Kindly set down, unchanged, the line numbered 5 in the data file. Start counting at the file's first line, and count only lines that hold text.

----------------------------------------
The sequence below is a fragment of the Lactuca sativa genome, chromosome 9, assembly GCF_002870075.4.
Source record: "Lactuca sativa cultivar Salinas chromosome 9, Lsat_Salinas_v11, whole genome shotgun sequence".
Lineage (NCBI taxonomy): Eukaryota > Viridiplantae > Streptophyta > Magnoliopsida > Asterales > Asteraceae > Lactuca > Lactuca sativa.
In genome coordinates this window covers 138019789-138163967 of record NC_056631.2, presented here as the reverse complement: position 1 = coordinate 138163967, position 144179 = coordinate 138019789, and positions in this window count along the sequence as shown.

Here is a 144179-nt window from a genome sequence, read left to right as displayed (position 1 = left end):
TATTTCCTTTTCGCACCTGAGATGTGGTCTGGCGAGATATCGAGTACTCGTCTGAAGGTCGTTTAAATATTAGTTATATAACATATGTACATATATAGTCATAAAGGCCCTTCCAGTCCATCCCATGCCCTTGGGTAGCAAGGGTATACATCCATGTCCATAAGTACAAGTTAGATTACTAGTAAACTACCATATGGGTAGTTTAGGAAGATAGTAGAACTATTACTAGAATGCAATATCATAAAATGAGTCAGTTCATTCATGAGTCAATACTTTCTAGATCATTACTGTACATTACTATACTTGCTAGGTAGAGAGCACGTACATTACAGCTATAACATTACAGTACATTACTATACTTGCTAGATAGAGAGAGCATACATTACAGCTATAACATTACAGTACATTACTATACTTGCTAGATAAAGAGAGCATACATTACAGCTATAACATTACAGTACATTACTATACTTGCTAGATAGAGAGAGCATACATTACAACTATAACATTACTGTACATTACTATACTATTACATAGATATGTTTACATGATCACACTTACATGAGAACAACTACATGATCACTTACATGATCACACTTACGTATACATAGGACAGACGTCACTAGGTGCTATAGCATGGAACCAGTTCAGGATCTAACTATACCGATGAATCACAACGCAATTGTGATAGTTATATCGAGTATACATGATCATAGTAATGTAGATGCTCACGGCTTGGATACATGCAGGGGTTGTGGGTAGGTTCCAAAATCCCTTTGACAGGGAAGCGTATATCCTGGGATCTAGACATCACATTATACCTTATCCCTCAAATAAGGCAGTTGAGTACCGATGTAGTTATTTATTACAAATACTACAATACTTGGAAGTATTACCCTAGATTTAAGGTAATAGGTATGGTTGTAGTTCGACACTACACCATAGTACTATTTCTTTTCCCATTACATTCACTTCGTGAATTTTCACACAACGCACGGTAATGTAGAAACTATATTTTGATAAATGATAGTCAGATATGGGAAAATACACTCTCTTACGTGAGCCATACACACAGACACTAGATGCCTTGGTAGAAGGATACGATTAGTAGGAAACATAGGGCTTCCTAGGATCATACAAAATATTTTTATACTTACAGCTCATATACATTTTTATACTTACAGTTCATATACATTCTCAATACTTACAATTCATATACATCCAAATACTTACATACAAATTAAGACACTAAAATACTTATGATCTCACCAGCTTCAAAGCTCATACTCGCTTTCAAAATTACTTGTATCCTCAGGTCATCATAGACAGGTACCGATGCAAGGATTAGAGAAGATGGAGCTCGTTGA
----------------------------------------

Here is a 144179-nt window from a genome sequence, read left to right as displayed (position 1 = left end):